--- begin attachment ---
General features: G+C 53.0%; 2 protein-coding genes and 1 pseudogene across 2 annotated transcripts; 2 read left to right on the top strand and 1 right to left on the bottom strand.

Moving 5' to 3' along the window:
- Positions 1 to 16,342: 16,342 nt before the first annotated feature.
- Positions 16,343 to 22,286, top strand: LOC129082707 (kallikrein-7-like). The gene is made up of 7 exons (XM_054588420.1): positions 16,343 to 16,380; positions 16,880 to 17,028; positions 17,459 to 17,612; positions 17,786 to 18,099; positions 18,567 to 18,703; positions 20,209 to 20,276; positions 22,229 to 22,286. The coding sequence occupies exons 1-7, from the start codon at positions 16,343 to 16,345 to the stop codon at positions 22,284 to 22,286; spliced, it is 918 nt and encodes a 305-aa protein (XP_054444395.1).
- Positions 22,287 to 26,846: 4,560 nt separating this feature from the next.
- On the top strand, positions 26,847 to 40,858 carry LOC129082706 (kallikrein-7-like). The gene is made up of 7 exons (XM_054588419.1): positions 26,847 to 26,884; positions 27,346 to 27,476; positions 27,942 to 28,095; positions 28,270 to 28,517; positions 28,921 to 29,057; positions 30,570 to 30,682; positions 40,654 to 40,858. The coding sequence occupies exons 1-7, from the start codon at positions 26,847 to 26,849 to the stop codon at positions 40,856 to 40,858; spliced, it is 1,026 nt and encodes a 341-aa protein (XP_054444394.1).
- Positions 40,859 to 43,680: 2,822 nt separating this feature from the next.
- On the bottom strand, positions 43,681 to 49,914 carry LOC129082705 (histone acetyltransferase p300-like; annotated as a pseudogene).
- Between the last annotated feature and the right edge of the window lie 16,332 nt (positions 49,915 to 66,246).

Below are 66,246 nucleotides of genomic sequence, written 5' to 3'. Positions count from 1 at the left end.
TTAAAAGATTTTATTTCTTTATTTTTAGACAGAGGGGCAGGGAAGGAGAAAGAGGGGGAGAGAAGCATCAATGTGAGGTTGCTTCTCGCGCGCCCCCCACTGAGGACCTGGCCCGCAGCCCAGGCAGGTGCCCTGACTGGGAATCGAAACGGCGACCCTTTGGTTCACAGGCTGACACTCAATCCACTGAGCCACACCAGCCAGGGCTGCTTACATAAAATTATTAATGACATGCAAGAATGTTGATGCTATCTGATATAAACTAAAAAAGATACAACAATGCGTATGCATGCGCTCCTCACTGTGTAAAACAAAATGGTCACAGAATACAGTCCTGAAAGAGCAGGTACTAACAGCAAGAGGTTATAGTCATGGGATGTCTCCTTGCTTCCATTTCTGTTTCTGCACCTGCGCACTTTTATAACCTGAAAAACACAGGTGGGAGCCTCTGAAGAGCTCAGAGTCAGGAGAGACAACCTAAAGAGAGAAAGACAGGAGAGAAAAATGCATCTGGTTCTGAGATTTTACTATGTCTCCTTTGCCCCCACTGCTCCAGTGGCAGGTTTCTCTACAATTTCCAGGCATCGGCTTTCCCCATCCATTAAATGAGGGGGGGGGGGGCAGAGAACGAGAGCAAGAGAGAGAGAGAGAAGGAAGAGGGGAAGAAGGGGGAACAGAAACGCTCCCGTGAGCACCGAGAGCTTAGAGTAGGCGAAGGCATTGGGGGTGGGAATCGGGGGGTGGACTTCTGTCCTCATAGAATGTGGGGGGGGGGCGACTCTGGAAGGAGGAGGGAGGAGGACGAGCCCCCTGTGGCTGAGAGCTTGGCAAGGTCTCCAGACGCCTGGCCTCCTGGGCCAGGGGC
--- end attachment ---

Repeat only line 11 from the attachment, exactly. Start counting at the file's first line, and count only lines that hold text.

TTAAAAGATTTTATTTCTTTATTTTTAGACAGAGGGGCAGGGAAGGAGAAAGAGGGGGAGAGAAGCATCAATGTGAGGTTGCTTCTCGCGCGCCCCCCACTGAGGACCTGGCCCGCAGCCCAGGCAGGTGCCCTGACTGGGAATCGAAACGGCGACCCTTTGGTTCACAGGCTGACACTCAATCCACTGAGCCACACCAGCCAGGGCTGCTTACATAAAATTATTAATGACATGCAAGAATGTTGATGCTATCTGATATAAACTAAAAAAGATACAACAATGCGTATGCATGCGCTCCTCACTGTGTAAAACAAAATGGTCACAGAATACAGTCCTGAAAGAGCAGGTACTAACAGCAAGAGGTTATAGTCATGGGATGTCTCCTTGCTTCCATTTCTGTTTCTGCACCTGCGCACTTTTATAACCTGAAAAACACAGGTGGGAGCCTCTGAAGAGCTCAGAGTCAGGAGAGACAACCTAAAGAGAGAAAGACAGGAGAGAAAAATGCATCTGGTTCTGAGATTTTACTATGTCTCCTTTGCCCCCACTGCTCCAGTGGCAGGTTTCTCTACAATTTCCAGGCATCGGCTTTCCCCATCCATTAAATGAGGGGGGGGGGGGCAGAGAACGAGAGCAAGAGAGAGAGAGAGAAGGAAGAGGGGAAGAAGGGGGAACAGAAACGCTCCCGTGAGCACCGAGAGCTTAGAGTAGGCGAAGGCATTGGGGGTGGGAATCGGGGGGTGGACTTCTGTCCTCATAGAATGTGGGGGGGGGGCGACTCTGGAAGGAGGAGGGAGGAGGACGAGCCCCCTGTGGCTGAGAGCTTGGCAAGGTCTCCAGACGCCTGGCCTCCTGGGCCAGGGGC